From detecting fentanyl to blocking the virus that causes COVID-19, we are pushing the limits of what proteins can do to help meet the challenges of the modern world.
In 2010 our researchers demonstrated that Rosetta-designed proteins can take on shapes that elicit neutralizing antibodies against HIV when injected into animals as vaccine formulations [7, 9]. Four years later, we applied these same methods to create novel immunogens against the respiratory virus RSV, a particularly lethal virus for infants and the elderly . In 2019 we reported our first fully synthetic nanoparticle vaccine targeting RSV . This and other vaccine candidates are now being developed by Icosavax, an IPD spinout. In 2020 we used this same platform technology to create ultrapotent COVID-19 vaccines that in animal testing elicit neutralizing antibodies at levels more than ten times greater than the antigen from authorized mRNA vaccines . Human clinical trials are now underway.
In 2019 we created compact proteins that stimulate the same receptors as IL-2, a powerful immunotherapeutic drug, while avoiding unwanted off-target receptor interactions. These synthetic proteins shrink tumors in mice . This technology is now being developed by our spinout company Neoleukin Therapeutics as a safer platform for cancer immunotherapy.
In 2011 we designed proteins that bind to conserved surfaces on influenza hemagglutinin from the 1918 H1N1 pandemic flu virus . These durable antivirals protect rodents from exposure to lethal amounts of the virus . Our researchers have also shown that these same flu binders can be used as diagnostic reagents in low-cost diagnostic test strips, providing improved performance as an influenza assay compared to a traditional antibody-based capture system . These sensitive reagents can reliably detect less than 100 influenza virus particles on a single nasal swab. In 2020 we used this same platform technology to create potent antivirals for the pandemic coronavirus and adapted them into modular and sensitive biosensors [18, 19].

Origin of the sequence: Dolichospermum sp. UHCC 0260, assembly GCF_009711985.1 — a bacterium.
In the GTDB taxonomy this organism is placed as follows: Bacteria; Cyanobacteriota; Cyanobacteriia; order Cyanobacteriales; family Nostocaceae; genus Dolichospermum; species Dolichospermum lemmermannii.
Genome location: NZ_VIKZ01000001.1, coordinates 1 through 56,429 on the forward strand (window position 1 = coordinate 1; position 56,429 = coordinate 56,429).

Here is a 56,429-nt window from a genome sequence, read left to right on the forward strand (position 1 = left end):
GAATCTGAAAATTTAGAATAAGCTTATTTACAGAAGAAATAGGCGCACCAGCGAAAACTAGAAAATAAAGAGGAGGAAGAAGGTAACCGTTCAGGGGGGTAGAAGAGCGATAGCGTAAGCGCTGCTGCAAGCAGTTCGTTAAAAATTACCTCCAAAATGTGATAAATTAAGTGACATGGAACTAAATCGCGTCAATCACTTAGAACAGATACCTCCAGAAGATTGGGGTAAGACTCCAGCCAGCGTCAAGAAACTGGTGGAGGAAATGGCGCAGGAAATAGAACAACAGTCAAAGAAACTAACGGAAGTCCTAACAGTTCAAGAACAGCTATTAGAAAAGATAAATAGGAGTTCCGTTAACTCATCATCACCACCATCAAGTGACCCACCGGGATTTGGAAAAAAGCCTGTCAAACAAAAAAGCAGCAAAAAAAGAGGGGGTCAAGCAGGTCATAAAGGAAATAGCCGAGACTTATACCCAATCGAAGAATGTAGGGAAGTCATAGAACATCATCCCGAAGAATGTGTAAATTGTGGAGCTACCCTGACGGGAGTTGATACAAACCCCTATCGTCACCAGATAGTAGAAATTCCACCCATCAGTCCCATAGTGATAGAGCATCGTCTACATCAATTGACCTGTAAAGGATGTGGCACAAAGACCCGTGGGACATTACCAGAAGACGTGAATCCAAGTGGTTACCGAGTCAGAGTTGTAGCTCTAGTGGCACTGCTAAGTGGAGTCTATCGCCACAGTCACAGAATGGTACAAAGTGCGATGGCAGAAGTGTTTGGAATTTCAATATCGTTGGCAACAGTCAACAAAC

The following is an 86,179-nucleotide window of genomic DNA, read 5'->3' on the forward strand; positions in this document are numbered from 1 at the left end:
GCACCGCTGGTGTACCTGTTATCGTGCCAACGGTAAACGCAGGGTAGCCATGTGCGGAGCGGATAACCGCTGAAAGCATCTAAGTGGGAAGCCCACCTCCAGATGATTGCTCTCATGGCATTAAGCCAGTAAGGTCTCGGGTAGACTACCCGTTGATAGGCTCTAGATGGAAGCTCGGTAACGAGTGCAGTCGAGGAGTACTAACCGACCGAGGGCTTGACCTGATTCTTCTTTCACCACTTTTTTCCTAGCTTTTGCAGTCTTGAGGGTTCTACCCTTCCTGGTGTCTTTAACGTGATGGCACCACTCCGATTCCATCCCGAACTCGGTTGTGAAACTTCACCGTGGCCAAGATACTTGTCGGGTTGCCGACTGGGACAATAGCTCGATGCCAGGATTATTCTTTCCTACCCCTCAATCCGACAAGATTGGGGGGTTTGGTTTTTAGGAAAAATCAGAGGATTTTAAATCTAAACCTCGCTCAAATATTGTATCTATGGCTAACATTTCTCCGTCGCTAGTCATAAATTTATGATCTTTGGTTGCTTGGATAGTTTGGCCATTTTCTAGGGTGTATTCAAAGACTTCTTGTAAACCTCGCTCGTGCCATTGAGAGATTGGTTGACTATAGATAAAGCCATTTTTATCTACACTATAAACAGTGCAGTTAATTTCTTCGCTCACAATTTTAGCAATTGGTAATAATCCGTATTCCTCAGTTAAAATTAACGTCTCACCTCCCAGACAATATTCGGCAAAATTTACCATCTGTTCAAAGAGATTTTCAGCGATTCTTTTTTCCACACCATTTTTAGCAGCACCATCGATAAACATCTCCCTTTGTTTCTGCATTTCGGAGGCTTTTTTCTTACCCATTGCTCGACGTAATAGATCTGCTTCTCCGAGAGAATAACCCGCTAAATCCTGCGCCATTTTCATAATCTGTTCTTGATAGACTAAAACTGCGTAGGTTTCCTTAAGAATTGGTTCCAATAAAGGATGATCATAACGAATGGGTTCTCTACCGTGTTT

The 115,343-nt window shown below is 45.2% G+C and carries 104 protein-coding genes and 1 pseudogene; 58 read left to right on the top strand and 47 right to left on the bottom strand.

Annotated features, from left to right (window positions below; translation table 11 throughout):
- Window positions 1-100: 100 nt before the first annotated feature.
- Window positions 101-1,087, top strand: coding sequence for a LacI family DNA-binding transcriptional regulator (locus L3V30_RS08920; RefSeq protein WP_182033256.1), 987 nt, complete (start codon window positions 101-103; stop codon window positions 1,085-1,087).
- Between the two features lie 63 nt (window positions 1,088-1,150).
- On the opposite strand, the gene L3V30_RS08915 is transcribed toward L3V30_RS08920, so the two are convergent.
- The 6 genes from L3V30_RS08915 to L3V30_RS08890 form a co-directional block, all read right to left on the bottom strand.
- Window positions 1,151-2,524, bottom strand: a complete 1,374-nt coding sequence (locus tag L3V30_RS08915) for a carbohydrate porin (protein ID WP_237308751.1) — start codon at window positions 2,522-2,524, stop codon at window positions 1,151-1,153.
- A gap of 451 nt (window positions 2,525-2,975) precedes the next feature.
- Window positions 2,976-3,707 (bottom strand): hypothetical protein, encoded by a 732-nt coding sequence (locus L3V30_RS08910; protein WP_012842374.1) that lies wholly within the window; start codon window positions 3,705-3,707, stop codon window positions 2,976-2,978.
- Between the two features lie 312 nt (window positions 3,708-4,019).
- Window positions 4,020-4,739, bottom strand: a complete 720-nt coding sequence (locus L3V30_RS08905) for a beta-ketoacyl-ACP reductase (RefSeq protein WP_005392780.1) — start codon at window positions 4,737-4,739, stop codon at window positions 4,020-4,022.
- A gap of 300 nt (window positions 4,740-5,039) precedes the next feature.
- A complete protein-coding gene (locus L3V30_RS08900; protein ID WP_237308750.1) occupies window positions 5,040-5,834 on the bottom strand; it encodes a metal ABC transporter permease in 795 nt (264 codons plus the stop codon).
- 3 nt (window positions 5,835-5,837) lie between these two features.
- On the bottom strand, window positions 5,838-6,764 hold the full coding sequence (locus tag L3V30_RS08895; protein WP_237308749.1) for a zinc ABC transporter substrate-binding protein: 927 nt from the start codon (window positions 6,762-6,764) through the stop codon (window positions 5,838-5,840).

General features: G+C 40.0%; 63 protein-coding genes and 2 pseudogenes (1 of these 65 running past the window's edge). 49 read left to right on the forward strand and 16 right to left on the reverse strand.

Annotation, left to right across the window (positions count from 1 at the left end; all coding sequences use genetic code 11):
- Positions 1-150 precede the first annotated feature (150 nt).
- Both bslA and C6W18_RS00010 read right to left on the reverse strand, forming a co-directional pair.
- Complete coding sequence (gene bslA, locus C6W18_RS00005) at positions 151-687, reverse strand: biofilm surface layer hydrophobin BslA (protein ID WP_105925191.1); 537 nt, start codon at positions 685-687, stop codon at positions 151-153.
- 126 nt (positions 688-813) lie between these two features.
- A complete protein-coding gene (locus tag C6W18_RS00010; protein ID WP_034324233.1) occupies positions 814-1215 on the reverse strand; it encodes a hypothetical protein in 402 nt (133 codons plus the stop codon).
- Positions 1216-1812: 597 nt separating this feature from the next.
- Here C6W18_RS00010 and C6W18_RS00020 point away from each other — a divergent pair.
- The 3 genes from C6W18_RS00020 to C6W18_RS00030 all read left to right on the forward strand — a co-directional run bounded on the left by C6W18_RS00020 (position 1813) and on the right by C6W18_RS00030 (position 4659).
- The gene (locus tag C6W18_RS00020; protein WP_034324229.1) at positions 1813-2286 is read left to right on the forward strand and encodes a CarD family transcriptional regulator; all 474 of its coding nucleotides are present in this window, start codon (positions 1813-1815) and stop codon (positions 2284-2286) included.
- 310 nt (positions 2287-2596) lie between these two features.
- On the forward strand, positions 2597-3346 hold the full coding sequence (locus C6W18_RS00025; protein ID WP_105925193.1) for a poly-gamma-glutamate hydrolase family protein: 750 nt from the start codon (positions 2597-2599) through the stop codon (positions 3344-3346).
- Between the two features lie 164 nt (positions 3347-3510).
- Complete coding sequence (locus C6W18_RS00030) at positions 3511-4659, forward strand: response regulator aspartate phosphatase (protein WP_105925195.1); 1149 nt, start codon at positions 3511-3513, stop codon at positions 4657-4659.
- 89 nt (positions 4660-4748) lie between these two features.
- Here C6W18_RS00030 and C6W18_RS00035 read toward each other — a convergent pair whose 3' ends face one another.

In 2013 we generated protein binders to the steroid drug digoxigenin, a drug often given to cardiac patients with atrial fibrillation or heart failure . We went on to show that this protein could be used as a sensitive digoxigenin sensor  for point-of-care diagnostic applications, and also as a sensor in cells [12, 13]. In 2017 we used similar methods to design a high-affinity sensor for the potent opioid fentanyl . Two years later we also developed a new protein-based sensor technology called LOCKR and showed that it can be used to direct cancer-killing T cell activity to precise cell populations, thereby avoiding unwanted drug activity. We also demonstrated that LOCKR technology can be reconfigured into a biosensor for detecting vaccine signatures in blood .
In 2011 a team of UW undergraduates working out of the IPD won the grand prize at the annual iGEM competition. They sought to develop a cure for celiac disease and used computational design to re-engineer a natural enzyme to break down gluten in the harsh acidic conditions of the stomach . In 2015 our team published the most advanced version of the enzyme, dubbed Kuma030, which cleaves gluten molecules at sites that are known to cause an immune reaction in those with celiac disease. The enzyme was further developed by our spinout company PvP Biologics, which has been acquired by Takeda.
In 2014 our scientists were the first to demonstrate that computational design can be used to eliminate T-cell epitopes from proteins by altering the amino acid sequence without affecting structure or function . This immune silencing approach enabled collaborators at the National Cancer Institute to improve an immunotoxin used to treat cancer. The new designed immunotoxins maintained good activity, stability, and antitumor activity. Their reduced immunogenicity will enable more effective cancer therapy as more treatment cycles can be given before an immune response is mounted to neutralize the therapy .
- Koday MT, Nelson J, Chevalier A, Koday M, Kalinoski H, Stewart L, Carter L, Nieusma T, Lee PS, Ward AB, Wilson IA, Dagley A, Smee DF, Baker D, Fuller DH: A Computationally Designed Hemagglutinin Stem-Binding Protein Provides In Vivo Protection from Influenza Independent of a Host Immune Response. PLoS pathogens 2016, 12(2):e1005409. PMC#
- Holstein CA, Chevalier A, Bennett S, Anderson CE, Keniston K, Olsen C, Li B, Bales B, Moore DR, Fu E, Baker D, Yager P: Immobilizing affinity proteins to nitrocellulose: a toolbox for paper-based assay developers. Anal Bioanal Chem 2016, 408(5):1335-1346. PMC#